• Canon EOS 20D
  • 100
  • f/18.0
  • 0.013 sec (1/80)
  • 10 mm

like a record... by Flickr user shoothead

Hands-free photography

Sometimes you wish you had three hands. I do, anyway. Having three hands would allow me to manipulate my subject with one or both hands while not having to be a contortionist when it comes to pushing that shutter release button. When is this a problem? While shooting David-Cam photos of course. Or, photographer's eye candid shots that can make for really fun compositions. Here's an example: have you ever seen one of those great "spinning kid" images? In these photos, the photographer hangs his camera around his neck, sets the self timer and then grabs a child by both hands and spins. The result is a panned photo of a happy (or terrified) face with a motion-blurred background.

  • Nikon D60
  • 400
  • f/5.3
  • 0.025 sec (1/40)
  • 35 mm

Achieving balance by Flickr user James Jordan

Another example of hands-free photography you've probably seen: food bloggers. A person who takes a lot of how-to images in the kitchen can benefit tremendously from the self-timer because he's often taking photos of her hands doing something - mixing ingredients, for example, or peeling an apple. This is tricky when you want one hand in the shot, but when you need to use both hands your camera's timer becomes an invaluable tool.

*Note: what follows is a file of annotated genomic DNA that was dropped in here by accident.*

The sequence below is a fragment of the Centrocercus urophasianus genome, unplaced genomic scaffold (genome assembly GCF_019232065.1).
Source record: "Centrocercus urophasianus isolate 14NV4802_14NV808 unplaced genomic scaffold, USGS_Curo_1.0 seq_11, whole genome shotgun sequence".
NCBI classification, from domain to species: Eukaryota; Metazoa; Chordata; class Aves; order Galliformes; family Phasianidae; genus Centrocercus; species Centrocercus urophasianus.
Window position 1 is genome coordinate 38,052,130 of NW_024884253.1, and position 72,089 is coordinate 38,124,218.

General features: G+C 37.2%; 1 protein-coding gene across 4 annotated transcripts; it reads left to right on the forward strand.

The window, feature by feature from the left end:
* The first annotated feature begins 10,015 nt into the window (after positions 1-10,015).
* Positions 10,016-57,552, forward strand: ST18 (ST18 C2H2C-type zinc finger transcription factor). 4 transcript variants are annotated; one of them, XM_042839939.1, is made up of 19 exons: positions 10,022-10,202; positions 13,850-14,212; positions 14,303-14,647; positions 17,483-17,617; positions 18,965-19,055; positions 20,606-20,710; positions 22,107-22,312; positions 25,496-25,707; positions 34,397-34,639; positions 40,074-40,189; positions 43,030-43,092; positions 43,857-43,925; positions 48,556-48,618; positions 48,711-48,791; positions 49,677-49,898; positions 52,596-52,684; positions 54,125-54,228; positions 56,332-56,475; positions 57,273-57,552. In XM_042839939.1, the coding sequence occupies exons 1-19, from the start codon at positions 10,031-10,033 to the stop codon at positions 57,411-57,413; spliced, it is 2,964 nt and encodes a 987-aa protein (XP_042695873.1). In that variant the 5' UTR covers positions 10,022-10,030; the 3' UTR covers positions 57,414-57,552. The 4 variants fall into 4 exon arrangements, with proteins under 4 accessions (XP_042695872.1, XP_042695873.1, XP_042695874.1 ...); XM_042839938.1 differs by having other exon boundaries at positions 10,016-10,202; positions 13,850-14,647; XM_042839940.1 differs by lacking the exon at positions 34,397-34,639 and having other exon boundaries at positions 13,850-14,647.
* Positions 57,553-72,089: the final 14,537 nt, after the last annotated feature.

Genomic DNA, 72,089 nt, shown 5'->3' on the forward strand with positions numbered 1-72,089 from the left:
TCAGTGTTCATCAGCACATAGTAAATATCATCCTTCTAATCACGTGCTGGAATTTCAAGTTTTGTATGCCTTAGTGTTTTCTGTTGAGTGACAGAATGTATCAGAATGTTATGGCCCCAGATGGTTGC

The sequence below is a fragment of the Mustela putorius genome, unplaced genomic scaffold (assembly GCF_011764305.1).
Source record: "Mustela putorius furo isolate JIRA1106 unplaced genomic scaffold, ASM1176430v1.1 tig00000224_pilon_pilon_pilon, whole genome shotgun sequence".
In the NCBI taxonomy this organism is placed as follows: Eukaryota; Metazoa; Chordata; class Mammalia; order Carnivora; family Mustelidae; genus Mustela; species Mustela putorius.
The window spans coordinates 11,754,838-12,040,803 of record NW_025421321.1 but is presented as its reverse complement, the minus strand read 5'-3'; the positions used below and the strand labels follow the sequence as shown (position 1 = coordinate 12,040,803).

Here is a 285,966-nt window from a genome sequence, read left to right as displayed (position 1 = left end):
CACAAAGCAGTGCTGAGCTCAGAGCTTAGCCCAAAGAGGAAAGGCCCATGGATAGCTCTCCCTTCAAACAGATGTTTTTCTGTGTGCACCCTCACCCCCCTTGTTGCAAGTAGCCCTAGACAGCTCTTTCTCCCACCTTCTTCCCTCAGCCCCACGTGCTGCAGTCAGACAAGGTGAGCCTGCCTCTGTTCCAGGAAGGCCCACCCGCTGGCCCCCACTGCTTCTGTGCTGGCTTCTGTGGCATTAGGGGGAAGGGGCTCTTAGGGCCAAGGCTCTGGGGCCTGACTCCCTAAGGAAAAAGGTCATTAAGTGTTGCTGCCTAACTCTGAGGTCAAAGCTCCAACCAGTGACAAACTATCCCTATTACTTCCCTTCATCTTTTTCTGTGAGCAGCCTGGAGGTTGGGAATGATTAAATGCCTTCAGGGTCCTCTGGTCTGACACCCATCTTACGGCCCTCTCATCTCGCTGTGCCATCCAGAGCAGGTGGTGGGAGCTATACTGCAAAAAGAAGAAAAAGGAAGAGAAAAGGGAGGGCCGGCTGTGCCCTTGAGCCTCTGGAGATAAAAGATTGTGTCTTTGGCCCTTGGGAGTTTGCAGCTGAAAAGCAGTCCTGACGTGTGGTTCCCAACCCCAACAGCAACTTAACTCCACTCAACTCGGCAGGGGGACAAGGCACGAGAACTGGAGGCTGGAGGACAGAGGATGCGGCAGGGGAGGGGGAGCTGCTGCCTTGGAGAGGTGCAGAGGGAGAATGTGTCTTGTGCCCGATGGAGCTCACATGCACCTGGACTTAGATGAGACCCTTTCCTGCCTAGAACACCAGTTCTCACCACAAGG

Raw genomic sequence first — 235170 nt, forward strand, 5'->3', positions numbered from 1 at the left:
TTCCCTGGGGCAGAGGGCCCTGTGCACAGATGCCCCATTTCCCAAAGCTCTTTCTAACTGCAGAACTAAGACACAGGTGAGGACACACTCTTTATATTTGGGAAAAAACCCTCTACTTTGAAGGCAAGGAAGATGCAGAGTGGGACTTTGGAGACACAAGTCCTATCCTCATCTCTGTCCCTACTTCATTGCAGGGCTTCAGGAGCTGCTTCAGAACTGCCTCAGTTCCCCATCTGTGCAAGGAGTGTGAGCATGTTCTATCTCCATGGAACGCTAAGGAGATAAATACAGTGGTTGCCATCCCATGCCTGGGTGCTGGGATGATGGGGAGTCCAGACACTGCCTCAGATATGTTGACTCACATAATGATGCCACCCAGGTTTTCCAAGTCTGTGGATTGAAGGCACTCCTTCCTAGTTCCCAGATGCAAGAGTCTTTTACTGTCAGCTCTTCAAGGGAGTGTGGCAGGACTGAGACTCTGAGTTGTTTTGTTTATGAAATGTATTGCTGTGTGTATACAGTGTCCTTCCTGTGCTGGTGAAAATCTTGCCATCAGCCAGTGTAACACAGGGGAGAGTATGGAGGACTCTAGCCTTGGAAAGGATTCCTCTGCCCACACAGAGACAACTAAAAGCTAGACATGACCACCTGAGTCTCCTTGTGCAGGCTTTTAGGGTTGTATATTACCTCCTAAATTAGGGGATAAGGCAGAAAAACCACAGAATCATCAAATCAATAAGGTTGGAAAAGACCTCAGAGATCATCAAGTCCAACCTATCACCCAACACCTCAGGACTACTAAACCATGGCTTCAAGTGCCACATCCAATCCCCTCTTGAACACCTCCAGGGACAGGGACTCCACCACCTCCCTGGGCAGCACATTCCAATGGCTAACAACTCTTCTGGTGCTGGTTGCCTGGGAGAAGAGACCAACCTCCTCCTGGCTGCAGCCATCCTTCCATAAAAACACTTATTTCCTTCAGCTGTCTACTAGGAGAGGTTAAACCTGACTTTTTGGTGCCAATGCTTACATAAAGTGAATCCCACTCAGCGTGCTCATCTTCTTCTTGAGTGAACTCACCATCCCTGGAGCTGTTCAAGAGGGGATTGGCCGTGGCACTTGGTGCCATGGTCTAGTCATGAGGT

• Canon EOS 50D
  • 320
  • f/3.5
  • 0.01 sec (1/100)
  • 50 mm

flour by Flickr user gioiadeantoniis

Self Portraits

The self portrait has been an important tool for artistic expression since before the dawn of photography. Artists frequently painted themselves, often as a test of skill or because their own reflection in a mirror was an easy and inexpensive alternative to a model. Today the self portrait is a tool for self expression, a way for an artist to transfer his or her own personality into a painting or photograph. And for photographers, self-portraits are easier than ever because of - you guessed it - the self timer. Now you can set up an elaborate shot, press the shutter, settle into the scene and presto! Self portrait.

(Note I'm not talking about selfies here. You usually take a selfie while holding the camera, and either extend your arm so your head is in focus, or photograph yourself in a mirror. Neither of those need the self timer)

  • Pentax K-5
  • 400
  • f/2.8
  • 1/5000 sec
  • 30 mm

JUMP 121118-2 by Flickr user Froschmann : かえるおとこ

Group Shots

And that brings us back to the original intended purpose of the self-timer: group shots. Just because you're the one carrying the camera around shouldn't mean that you get left out of that family reunion photo or that group shot with Snow White at Disneyland. With the help of a tripod or just a stable surface such as a wall, you can set up your shot, jump in for the photo and return to your camera, hopefully before one of those professional Disneyland pick-pockets makes off with it.

Conclusion

It pays to know your camera, and this is one of those features that is more than what meets the eye. Your self-timer can help you get great shots in otherwise difficult conditions, so keep this handy little feature in mind whenever you're out and about and that cable release is safely at home with all that other stuff you forgot to bring along.